January 5th, 2009 - Yoga, for Turtles


There are poses in some of the various disciplines of yoga known as "Turtle Poses."
The Hatha pose above, to me at least, exemplifies the symbolism to the turtle form better than many of the others, with which I find myself studying the pose for an inordinate amount of time and commenting, aloud or to myself, "Wha...?"
Whether or not the reptiles we know as turtles do yoga, has yet to be proved conclusively. 
I feel that if any of the animal kingdoms would do yoga, the turtles, with their extremely subtle evolutionary changes and their humble, meditative lifestyles would be an obvious shoe-in for the yogis. 
Sure, there are the cows with their ruminating. (ruminate comes from the Latin: ruminare, which seems to be one of those Latin pun-words, it means literally "to chew the cud" or "to turn over in the throat" with somehow, someone, simultaneously attaching the meaning, "to ponder" or "to turn over and over with the mind" as well. Kind of a joke on their own original meaning. Some Latin dictionary editor must of had a sense of humor because I find a good deal of this in Latin...)
So cows purportedly contemplate a lot, but you never really see them doing the disciplined yoga to go with it. Well, maybe long-held standing poses, but nothing too challenging. 
Then there are the sloths, whose zen-like concentration allows them to remain hanging in jungle trees for almost five days without defecating, and long enough for their thick fur to grow layers of green algae which adds to their natural camouflage. Still, this is not what I would call yoga, and I do not recall any yoga positions called, "The Sloth", in any of the many yoga disciplines that I'm familiar with.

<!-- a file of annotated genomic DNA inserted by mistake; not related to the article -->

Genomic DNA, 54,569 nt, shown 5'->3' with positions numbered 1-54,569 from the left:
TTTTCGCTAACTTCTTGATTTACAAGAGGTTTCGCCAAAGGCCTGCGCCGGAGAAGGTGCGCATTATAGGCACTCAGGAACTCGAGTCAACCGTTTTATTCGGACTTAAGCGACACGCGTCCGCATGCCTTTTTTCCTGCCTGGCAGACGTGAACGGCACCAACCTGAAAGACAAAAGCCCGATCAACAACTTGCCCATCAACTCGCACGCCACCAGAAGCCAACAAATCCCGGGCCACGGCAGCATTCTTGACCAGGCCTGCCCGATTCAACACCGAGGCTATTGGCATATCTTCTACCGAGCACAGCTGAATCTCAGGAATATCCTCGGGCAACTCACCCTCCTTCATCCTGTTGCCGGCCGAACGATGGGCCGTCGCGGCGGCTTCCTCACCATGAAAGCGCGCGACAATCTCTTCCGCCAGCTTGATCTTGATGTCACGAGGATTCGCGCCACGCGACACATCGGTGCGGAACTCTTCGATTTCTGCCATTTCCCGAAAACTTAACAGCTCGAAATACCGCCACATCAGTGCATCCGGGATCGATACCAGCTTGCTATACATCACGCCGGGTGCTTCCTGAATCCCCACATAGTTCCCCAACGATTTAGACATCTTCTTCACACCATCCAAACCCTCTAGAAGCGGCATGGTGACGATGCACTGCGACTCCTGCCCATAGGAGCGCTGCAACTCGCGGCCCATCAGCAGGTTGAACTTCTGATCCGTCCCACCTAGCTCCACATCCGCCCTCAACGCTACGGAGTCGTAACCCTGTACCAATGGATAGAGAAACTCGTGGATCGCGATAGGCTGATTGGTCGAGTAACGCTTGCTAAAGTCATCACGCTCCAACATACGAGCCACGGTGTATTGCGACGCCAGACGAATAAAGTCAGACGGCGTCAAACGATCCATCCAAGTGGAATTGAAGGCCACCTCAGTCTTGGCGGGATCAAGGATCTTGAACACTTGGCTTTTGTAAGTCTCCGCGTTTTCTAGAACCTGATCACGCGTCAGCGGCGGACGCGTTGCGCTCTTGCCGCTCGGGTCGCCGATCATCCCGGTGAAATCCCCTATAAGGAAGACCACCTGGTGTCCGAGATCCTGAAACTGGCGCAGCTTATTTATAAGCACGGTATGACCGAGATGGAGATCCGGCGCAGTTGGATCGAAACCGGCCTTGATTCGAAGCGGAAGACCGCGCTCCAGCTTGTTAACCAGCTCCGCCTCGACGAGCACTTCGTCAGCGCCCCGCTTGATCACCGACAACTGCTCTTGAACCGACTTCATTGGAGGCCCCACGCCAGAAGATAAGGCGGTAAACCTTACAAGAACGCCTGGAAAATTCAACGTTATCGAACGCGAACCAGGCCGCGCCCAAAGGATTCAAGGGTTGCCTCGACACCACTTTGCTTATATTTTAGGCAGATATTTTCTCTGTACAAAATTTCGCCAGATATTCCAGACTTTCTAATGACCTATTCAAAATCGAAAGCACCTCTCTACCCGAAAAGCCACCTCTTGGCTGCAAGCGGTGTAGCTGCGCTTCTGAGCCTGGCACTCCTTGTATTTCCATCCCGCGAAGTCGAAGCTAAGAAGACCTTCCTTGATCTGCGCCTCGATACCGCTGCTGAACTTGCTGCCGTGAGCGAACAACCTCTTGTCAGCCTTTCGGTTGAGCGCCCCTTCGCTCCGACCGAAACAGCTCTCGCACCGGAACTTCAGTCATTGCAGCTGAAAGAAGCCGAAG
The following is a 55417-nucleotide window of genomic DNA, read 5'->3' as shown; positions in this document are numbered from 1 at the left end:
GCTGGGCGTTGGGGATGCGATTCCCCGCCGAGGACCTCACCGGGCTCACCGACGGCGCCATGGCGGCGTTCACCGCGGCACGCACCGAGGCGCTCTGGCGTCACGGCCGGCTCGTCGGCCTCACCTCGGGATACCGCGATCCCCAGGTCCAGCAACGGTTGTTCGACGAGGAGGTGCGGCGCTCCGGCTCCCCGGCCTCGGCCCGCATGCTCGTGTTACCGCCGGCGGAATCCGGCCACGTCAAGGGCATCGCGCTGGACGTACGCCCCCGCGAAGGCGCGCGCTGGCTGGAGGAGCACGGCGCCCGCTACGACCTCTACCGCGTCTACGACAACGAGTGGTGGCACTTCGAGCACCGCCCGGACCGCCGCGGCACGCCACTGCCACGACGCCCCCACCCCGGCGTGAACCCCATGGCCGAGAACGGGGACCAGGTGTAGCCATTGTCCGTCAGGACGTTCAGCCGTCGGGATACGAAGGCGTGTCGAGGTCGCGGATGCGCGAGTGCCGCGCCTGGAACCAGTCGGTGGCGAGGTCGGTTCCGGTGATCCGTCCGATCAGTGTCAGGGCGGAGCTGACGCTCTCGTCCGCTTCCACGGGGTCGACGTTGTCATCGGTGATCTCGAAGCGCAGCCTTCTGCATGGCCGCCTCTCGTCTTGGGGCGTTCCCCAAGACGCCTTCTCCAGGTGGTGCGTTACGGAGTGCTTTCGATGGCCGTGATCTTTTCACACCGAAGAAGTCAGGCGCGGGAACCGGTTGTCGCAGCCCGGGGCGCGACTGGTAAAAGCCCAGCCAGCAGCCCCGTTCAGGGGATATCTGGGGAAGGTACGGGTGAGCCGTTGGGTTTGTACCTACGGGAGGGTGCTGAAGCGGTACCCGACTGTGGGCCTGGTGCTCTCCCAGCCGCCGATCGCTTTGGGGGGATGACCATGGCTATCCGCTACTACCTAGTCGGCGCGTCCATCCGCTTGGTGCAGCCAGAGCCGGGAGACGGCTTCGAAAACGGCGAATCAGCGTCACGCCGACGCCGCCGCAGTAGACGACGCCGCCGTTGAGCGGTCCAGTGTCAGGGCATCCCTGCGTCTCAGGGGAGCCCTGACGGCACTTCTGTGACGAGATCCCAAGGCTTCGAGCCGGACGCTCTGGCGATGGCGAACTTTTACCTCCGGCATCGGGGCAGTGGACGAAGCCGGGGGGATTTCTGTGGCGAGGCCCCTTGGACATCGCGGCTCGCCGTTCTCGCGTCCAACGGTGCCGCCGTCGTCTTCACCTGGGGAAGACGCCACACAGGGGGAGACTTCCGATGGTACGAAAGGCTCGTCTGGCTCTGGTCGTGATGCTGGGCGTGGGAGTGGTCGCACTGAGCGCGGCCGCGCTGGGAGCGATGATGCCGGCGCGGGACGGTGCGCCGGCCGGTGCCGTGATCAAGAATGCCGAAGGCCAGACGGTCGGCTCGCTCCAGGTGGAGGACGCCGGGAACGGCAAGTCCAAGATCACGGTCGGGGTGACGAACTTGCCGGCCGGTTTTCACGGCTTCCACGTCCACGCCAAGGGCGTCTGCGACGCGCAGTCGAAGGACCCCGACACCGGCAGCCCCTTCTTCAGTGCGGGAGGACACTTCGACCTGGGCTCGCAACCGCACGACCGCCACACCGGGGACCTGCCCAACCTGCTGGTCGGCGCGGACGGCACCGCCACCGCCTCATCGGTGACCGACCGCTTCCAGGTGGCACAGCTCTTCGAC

Our Painted Turtle "Captain Jackie", however, seems to practice both the meditative and physical attributes of yoga conditioning, though not through the above "turtle pose," at least as we know it.


She has been documented with her eyes closed and with one or both back legs extended while in a basking position, and on rare occurrences, with three legs extended in a full bask, partial bask, or "dead-man's float" water-supported yoga session (presumably when she has much on her mind and world-size problems to contemplate).


I felt a bit guilty as I obviously made her feel self-conscious while I snapped these pictures. 
I didn't ask for a model release ahead of time, and she was obviously keeping a squinty eye on me. 
I thought I could just quickly get her as she was concentrating with her third eyelid down, but I should have realized that when you're in the "Zen," nothing gets past you, even though you might not acknowledge it. I can humbly and honorably state: my intentions were pure, my only fault was that in my rush for a candid shot I became overzealous, I admit it. I wanted to get the "real deal." 
Now I guess I have to renegotiate after the fact, never a good thing. 
You young and aspiring photographers out there - take heed... even if it's a relative or a model that you've worked with before, make sure you get that release BEFORE you start the shoot.
Okay, end of lecture.
I've spoken to other naturalists about this "turtle posing," and believe me, wild theories abound. The most popular of which points out that these semi-aquatic turtles must stick their limbs out while basking out of water so that the soft folds of their under-skin have a chance to dry, lest they harvest bacteria that can develop forms of shell-rot and what some have come to call the reptile equivalent of "jock-itch."
Well, let the theorists wave their flags. You and I and the turtle all know the true meditative and holistic advantages that are gained through practicing; "The Turtle Pose."

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